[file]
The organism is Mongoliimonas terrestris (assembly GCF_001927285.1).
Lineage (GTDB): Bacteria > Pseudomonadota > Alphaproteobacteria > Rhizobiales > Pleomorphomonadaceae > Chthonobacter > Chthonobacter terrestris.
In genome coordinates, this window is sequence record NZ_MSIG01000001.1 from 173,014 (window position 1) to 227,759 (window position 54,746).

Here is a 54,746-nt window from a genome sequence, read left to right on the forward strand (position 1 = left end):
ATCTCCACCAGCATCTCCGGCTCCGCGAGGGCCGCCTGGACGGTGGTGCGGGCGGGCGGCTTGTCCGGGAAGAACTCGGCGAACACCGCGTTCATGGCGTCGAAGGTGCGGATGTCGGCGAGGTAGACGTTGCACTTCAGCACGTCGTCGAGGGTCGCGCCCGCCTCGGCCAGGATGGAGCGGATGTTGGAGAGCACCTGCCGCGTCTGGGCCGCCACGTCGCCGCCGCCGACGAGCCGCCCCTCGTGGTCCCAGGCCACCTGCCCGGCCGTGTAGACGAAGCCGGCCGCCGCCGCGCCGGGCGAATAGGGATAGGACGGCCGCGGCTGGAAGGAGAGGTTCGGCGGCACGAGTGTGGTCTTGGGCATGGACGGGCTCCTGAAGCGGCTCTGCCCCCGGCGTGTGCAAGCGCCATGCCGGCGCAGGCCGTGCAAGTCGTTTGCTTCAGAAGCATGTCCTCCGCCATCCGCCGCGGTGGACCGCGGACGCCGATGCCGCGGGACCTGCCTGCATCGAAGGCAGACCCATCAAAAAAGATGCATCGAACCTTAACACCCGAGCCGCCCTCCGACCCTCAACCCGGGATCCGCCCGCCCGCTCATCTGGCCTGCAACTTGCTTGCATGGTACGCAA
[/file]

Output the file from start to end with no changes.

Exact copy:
The organism is Mongoliimonas terrestris (assembly GCF_001927285.1).
Lineage (GTDB): Bacteria > Pseudomonadota > Alphaproteobacteria > Rhizobiales > Pleomorphomonadaceae > Chthonobacter > Chthonobacter terrestris.
In genome coordinates, this window is sequence record NZ_MSIG01000001.1 from 173,014 (window position 1) to 227,759 (window position 54,746).

Here is a 54,746-nt window from a genome sequence, read left to right on the forward strand (position 1 = left end):
ATCTCCACCAGCATCTCCGGCTCCGCGAGGGCCGCCTGGACGGTGGTGCGGGCGGGCGGCTTGTCCGGGAAGAACTCGGCGAACACCGCGTTCATGGCGTCGAAGGTGCGGATGTCGGCGAGGTAGACGTTGCACTTCAGCACGTCGTCGAGGGTCGCGCCCGCCTCGGCCAGGATGGAGCGGATGTTGGAGAGCACCTGCCGCGTCTGGGCCGCCACGTCGCCGCCGCCGACGAGCCGCCCCTCGTGGTCCCAGGCCACCTGCCCGGCCGTGTAGACGAAGCCGGCCGCCGCCGCGCCGGGCGAATAGGGATAGGACGGCCGCGGCTGGAAGGAGAGGTTCGGCGGCACGAGTGTGGTCTTGGGCATGGACGGGCTCCTGAAGCGGCTCTGCCCCCGGCGTGTGCAAGCGCCATGCCGGCGCAGGCCGTGCAAGTCGTTTGCTTCAGAAGCATGTCCTCCGCCATCCGCCGCGGTGGACCGCGGACGCCGATGCCGCGGGACCTGCCTGCATCGAAGGCAGACCCATCAAAAAAGATGCATCGAACCTTAACACCCGAGCCGCCCTCCGACCCTCAACCCGGGATCCGCCCGCCCGCTCATCTGGCCTGCAACTTGCTTGCATGGTACGCAA